Crassula susannae Rauh & Friedrick
Crassula susannae is a small, slow-growing succulent with a thick taproot and low rosettes that divide by time to form a compact globe. It grows up to 6 inches (15 cm) tall and takes years before the plant has filled up a small pot. Leaves are up to 0.3 inches (7 mm) long. Flowers are white and appear in mid-fall. This species has been used decades ago to develop very interesting hybrids, like Crassula 'Celia' and Crassula 'Dorothy'.
USDA hardiness zone 9b to 11b: from 25 °F (−3.9 °C) to 50 °F (+10 °C).
How to Grow and Care
Crassulas are easy to grow, but they are susceptible to mealy bugs and fungal diseases. As with all succulents, overwatering is sure to be fatal, so err on the side of too dry rather than too wet. Never let your plant sit in water. If you water from beneath by letting the plant sit in a saucer of water, make sure to pour off any excess water after a few minutes.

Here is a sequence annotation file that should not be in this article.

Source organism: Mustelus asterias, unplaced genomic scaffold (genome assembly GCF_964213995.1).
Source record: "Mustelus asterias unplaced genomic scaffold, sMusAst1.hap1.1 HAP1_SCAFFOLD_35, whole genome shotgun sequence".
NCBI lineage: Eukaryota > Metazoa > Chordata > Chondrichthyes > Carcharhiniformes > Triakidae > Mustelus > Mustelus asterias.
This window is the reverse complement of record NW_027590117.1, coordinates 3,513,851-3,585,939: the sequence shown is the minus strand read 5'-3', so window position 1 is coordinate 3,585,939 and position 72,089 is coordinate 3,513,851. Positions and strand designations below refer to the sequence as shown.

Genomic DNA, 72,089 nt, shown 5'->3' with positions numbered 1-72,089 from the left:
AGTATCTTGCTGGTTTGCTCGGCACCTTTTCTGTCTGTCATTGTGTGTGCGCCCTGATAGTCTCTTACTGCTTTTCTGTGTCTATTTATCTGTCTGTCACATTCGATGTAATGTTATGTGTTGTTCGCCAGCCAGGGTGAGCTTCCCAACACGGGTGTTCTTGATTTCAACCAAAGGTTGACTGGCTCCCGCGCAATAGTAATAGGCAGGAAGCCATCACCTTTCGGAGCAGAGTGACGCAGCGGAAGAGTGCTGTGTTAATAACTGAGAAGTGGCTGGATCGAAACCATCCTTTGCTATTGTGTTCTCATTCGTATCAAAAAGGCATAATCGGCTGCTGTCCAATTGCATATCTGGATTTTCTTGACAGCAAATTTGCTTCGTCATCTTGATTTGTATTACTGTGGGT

These succulents are generally started by division, offsets, or leaf cuttings. Crassulas can be easily propagated from a single leaf. Sprout leaves by placing them into a potting mix for succulents, then covering the dish until they sprout.
Repot as needed, preferably during the warm season. To repot your Crassula, make sure the soil is dry before repotting, then gently remove the pot. Knock away the old soil from the roots, making sure to remove any rotted or dead roots in the process. Treat any cuts with a fungicide. Place the plant in its new pot and backfill with potting soil, spreading the roots out as you repot. Leave the plant dry for a week or so, then begin to water lightly to reduce the risk of root rot. See more at How to Grow and Care for Crassula.
Crassula susannae is native to South Africa (Little Namaqualand).
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